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At country auctions, many treasures are in the eye of the beholder

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Sunday, October 10, 2010

Autumn is the season for country auctions, and in the upper Piedmont, that means a trip to Tillett's Auction Barn on Belmont Ridge Road, just north of Mount Hope Church. Bill Tillett has been auctioneering since fall 1963, after he graduated from the Superior School of Auctioneering in Decatur, Ill.

With his ruddy face and broad-brimmed hat, Tillett, who is more than six feet tall and has a discus thrower's build, is a commanding presence among the masses that often surround him.

"Ask him about the anvils," an onlooker suggested.

Tillett told me that, at the old agricultural shop at Loudoun County High School, he, along with a few other teens, could heft a 100-plus-pound anvil over his head.

Tillett had been going to auctions since the late 1930s, then in tow with his father, Christopher, taking a break after a day's work on the family dairy farm. Today's auction barn stands on that land.

"It was all rural people then," Tillett said. "They could find a use for just about anything they bought."

How did he feel the first time he ran an auction?

"It was at the Aldie firehouse. When you got up before the public like that, and you're looking for a place to hide, there's no place to hide. There were no mikes then. Roger Powell, the Loudoun sheriff, a good friend of the family, he got up there to give me a break."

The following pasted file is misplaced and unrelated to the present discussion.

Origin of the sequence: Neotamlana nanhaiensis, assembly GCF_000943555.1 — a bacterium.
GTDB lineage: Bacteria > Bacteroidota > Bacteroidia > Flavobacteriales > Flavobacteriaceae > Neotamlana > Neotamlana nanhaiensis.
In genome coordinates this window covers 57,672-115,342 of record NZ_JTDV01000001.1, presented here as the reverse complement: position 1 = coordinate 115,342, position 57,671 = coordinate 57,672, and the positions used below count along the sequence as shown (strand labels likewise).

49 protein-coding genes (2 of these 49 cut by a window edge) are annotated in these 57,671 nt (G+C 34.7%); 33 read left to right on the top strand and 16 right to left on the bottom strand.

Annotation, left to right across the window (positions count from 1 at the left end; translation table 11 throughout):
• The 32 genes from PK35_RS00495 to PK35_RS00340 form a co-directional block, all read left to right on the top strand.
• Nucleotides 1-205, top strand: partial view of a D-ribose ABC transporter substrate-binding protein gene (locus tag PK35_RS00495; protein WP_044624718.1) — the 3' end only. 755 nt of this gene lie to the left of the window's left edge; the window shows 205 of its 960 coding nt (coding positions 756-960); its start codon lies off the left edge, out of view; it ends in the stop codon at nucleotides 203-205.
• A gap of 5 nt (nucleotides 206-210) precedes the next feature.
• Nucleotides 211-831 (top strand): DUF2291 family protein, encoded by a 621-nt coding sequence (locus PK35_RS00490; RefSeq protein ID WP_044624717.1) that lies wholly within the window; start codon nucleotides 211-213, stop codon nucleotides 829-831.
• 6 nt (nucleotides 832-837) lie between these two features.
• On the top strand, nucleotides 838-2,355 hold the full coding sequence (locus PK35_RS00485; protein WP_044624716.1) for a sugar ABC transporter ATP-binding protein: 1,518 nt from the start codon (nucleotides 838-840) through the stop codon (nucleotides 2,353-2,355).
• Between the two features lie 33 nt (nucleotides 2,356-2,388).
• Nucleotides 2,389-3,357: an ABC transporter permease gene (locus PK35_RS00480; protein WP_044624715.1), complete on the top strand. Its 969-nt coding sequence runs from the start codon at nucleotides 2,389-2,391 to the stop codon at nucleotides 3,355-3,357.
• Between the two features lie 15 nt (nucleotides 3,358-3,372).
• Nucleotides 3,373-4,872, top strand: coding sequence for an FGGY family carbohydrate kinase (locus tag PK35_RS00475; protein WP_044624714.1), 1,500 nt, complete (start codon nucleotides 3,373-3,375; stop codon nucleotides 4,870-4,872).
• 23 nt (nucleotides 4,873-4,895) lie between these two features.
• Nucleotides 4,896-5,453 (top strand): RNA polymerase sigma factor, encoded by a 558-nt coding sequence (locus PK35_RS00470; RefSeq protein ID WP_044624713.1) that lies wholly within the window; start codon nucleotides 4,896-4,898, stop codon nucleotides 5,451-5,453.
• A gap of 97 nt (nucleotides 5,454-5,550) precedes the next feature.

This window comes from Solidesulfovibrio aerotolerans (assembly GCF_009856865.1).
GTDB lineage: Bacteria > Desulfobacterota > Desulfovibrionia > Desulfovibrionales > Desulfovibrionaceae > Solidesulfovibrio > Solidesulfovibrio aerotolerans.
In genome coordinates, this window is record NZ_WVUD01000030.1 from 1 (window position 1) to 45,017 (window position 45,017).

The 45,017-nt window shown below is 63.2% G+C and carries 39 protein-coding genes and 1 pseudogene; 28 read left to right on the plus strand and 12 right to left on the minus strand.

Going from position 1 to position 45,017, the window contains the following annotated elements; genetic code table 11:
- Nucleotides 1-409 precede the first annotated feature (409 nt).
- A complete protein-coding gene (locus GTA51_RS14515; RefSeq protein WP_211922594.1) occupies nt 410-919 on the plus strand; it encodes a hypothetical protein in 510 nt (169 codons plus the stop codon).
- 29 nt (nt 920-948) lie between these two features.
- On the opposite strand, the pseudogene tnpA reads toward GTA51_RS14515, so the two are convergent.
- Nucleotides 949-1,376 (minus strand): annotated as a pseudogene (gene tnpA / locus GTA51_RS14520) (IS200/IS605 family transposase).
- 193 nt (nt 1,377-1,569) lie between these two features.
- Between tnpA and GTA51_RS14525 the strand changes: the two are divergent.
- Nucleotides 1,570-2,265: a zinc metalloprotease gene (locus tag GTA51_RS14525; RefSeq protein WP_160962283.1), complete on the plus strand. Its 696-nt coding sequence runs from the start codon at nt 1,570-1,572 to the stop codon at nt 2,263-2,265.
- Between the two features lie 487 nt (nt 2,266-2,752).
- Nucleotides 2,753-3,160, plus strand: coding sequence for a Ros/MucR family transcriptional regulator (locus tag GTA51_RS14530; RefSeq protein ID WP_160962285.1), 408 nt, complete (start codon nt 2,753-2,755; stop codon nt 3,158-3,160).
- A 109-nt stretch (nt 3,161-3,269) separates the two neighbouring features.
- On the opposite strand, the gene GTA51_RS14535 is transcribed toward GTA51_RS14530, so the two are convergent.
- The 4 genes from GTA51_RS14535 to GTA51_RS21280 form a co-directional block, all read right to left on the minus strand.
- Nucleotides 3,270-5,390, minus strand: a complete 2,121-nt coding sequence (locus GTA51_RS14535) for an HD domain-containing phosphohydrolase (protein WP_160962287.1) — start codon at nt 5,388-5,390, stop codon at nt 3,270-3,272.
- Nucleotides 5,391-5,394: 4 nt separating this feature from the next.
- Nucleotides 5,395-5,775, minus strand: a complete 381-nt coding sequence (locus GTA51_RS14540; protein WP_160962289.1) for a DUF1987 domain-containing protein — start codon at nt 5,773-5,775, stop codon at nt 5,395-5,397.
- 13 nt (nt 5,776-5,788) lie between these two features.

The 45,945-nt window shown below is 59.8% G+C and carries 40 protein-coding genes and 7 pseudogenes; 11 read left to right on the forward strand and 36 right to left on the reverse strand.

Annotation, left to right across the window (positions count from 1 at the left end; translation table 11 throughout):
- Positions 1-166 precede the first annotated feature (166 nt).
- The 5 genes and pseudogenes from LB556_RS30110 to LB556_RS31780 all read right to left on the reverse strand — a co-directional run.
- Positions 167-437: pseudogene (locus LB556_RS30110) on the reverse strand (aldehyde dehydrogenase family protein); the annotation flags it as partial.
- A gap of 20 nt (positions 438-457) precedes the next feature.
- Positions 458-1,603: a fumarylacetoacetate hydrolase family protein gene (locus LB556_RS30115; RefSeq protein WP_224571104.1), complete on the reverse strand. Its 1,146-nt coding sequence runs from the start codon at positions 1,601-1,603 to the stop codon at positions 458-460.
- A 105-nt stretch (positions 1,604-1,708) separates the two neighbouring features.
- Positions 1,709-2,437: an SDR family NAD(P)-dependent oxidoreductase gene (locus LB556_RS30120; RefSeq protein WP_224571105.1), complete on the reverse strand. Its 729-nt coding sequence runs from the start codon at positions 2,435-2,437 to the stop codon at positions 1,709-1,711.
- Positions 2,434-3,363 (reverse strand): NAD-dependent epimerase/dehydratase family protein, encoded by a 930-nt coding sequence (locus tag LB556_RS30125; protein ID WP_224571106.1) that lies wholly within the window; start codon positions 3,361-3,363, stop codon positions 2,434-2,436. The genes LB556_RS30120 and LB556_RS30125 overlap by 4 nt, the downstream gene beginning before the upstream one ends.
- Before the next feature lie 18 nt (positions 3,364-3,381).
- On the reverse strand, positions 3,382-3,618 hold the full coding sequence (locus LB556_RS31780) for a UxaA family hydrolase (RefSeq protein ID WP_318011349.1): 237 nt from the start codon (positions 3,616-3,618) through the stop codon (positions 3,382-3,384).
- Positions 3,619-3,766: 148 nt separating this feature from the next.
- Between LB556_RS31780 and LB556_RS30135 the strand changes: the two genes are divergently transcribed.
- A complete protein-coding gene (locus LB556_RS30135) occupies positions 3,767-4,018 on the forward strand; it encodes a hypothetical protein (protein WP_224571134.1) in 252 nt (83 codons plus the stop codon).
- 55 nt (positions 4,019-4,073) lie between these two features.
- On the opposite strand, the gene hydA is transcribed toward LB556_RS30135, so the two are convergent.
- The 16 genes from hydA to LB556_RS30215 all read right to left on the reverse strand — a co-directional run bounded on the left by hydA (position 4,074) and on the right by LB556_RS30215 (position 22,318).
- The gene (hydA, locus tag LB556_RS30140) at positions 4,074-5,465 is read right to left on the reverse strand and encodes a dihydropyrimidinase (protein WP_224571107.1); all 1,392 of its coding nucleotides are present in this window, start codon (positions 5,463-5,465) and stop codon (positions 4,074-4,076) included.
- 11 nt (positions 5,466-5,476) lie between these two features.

Auctions through the 1970s were nearly always announced as public sales, and the names of the people selling items typically appeared in newspaper ads and on handbills tacked on the doors of country stores. For the Tilletts and their neighbors, it was the Waxpool store, run by Bill Tillett's grandfather Samuel Edgar Munday.

At a public sale, usually held before a family moved or after a death, people often bid on an item because they wanted to buy a keepsake of someone they once knew. It was a way of having a tangible remembrance and a link between generations.

Tillett ran public estate sales from the Shenandoah Valley east into Fairfax County and south into Fauquier for 16 years, before deciding that he wanted to own an auction house. His 130-foot-long cinder-block building on Belmont Ridge Road in Ashburn opened in April 1980.

The area was still rural, and Tillett recalled that on Saturdays, "you'd start the sale at 10. They'd bring their lunch, make a day out of it. There wouldn't be room for anybody to park. They wouldn't leave until the last item was sold. Now, they don't stay the way they used to. When they play out, we play out."


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